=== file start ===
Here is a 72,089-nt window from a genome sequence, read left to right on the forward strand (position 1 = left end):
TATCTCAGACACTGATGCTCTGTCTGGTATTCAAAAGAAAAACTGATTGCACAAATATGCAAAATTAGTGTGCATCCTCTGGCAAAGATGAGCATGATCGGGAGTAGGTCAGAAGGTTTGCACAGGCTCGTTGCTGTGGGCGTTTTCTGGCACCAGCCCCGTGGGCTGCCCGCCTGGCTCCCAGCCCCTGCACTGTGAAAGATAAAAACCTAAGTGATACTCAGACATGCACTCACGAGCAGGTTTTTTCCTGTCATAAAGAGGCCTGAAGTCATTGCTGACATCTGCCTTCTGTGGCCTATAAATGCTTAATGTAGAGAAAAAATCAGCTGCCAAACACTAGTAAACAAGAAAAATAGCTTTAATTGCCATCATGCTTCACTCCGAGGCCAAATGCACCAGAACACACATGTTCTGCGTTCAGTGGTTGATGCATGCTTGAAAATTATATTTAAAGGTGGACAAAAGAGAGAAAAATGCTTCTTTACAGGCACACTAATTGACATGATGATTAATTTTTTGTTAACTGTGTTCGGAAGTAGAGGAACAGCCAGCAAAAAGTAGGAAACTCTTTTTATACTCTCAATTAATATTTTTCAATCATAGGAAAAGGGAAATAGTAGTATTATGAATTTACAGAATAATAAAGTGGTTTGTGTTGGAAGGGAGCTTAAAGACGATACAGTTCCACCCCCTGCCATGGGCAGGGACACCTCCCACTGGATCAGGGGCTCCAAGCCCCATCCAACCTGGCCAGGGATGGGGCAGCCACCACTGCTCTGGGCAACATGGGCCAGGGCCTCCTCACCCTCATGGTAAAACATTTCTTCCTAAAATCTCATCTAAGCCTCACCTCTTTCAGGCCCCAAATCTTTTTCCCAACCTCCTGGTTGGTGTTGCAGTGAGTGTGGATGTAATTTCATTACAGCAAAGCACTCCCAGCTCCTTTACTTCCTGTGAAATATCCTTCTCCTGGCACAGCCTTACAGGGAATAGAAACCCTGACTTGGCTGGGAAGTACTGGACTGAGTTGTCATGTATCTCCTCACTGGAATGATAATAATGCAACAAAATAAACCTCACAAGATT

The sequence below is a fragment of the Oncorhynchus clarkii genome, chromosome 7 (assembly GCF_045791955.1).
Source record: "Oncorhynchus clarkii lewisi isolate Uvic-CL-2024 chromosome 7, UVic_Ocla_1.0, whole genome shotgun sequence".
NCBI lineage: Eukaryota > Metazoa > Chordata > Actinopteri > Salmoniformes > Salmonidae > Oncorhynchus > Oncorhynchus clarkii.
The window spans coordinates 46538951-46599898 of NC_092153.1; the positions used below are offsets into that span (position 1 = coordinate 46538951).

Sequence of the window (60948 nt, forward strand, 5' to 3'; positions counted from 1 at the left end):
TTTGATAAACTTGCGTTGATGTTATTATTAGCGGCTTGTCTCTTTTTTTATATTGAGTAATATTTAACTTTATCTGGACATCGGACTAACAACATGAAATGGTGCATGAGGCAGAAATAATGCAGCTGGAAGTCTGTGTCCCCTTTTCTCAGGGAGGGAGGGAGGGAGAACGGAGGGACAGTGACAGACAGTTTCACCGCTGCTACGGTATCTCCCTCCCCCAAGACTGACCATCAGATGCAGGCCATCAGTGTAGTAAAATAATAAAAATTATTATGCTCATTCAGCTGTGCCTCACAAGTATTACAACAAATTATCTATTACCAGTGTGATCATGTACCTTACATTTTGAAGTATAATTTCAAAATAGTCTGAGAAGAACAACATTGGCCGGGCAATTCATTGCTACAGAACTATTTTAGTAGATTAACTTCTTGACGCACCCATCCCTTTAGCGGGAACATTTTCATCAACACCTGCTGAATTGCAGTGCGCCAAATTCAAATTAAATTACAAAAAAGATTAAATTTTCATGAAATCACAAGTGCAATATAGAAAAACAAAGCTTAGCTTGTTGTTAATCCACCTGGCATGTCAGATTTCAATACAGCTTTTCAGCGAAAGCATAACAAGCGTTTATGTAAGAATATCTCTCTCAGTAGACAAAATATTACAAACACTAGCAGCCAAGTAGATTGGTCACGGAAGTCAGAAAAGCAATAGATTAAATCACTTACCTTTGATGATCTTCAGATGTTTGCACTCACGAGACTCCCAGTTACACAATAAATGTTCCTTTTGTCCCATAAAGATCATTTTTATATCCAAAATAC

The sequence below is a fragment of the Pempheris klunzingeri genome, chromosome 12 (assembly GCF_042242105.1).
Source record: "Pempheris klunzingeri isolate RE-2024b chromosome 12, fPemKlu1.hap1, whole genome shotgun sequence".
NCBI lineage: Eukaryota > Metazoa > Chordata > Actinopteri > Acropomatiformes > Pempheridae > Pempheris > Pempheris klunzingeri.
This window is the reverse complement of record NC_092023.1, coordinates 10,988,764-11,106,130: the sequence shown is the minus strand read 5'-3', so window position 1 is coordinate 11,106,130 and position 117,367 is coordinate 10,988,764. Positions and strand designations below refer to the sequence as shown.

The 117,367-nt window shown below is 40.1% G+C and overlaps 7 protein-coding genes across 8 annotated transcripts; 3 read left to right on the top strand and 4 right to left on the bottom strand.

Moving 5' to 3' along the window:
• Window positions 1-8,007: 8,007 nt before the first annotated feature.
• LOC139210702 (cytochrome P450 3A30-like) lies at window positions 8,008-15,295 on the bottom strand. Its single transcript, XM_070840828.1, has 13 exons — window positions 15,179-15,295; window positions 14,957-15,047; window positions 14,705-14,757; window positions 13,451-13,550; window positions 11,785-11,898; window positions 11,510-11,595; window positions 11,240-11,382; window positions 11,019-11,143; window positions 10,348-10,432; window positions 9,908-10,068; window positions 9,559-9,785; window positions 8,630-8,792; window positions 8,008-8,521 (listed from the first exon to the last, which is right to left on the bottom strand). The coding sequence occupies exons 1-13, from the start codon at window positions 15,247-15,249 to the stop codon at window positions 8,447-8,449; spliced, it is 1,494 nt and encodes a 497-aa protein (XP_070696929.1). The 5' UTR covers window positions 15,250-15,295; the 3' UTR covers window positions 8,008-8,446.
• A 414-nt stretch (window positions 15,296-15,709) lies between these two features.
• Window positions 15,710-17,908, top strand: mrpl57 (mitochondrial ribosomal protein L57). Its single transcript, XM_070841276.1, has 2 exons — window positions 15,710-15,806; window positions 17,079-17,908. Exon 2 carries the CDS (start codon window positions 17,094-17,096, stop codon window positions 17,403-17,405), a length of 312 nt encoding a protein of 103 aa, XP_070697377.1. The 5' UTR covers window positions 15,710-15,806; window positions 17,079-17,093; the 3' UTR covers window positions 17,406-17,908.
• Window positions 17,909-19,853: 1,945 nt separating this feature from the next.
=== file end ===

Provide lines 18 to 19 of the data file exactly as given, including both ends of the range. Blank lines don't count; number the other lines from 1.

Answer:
• Window positions 15,710-17,908, top strand: mrpl57 (mitochondrial ribosomal protein L57). Its single transcript, XM_070841276.1, has 2 exons — window positions 15,710-15,806; window positions 17,079-17,908. Exon 2 carries the CDS (start codon window positions 17,094-17,096, stop codon window positions 17,403-17,405), a length of 312 nt encoding a protein of 103 aa, XP_070697377.1. The 5' UTR covers window positions 15,710-15,806; window positions 17,079-17,093; the 3' UTR covers window positions 17,406-17,908.
• Window positions 17,909-19,853: 1,945 nt separating this feature from the next.